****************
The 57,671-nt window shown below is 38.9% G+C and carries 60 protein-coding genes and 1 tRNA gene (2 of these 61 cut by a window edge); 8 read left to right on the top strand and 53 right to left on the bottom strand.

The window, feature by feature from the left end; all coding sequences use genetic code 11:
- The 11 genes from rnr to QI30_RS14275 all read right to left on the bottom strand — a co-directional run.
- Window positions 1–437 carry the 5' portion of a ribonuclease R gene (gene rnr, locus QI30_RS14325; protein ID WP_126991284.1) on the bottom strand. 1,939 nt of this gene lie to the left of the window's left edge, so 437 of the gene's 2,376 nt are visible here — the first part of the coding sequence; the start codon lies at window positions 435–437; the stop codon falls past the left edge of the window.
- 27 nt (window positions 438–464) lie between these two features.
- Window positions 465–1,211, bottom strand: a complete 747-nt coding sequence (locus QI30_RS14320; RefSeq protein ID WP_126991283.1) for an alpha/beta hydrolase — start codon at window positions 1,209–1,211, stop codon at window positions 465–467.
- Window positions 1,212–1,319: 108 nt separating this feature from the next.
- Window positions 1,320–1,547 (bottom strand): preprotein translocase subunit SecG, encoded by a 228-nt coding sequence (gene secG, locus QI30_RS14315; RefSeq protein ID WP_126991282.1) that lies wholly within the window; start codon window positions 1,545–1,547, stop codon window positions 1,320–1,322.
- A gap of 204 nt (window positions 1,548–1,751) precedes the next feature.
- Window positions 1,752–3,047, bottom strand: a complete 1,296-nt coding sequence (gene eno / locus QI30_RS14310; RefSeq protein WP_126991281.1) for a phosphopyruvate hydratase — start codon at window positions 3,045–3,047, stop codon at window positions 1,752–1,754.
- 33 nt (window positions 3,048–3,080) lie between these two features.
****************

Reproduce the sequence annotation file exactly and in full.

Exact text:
The 57,671-nt window shown below is 38.9% G+C and carries 60 protein-coding genes and 1 tRNA gene (2 of these 61 cut by a window edge); 8 read left to right on the top strand and 53 right to left on the bottom strand.

The window, feature by feature from the left end; all coding sequences use genetic code 11:
- The 11 genes from rnr to QI30_RS14275 all read right to left on the bottom strand — a co-directional run.
- Window positions 1–437 carry the 5' portion of a ribonuclease R gene (gene rnr, locus QI30_RS14325; protein ID WP_126991284.1) on the bottom strand. 1,939 nt of this gene lie to the left of the window's left edge, so 437 of the gene's 2,376 nt are visible here — the first part of the coding sequence; the start codon lies at window positions 435–437; the stop codon falls past the left edge of the window.
- 27 nt (window positions 438–464) lie between these two features.
- Window positions 465–1,211, bottom strand: a complete 747-nt coding sequence (locus QI30_RS14320; RefSeq protein ID WP_126991283.1) for an alpha/beta hydrolase — start codon at window positions 1,209–1,211, stop codon at window positions 465–467.
- Window positions 1,212–1,319: 108 nt separating this feature from the next.
- Window positions 1,320–1,547 (bottom strand): preprotein translocase subunit SecG, encoded by a 228-nt coding sequence (gene secG, locus QI30_RS14315; RefSeq protein ID WP_126991282.1) that lies wholly within the window; start codon window positions 1,545–1,547, stop codon window positions 1,320–1,322.
- A gap of 204 nt (window positions 1,548–1,751) precedes the next feature.
- Window positions 1,752–3,047, bottom strand: a complete 1,296-nt coding sequence (gene eno / locus QI30_RS14310; RefSeq protein WP_126991281.1) for a phosphopyruvate hydratase — start codon at window positions 3,045–3,047, stop codon at window positions 1,752–1,754.
- 33 nt (window positions 3,048–3,080) lie between these two features.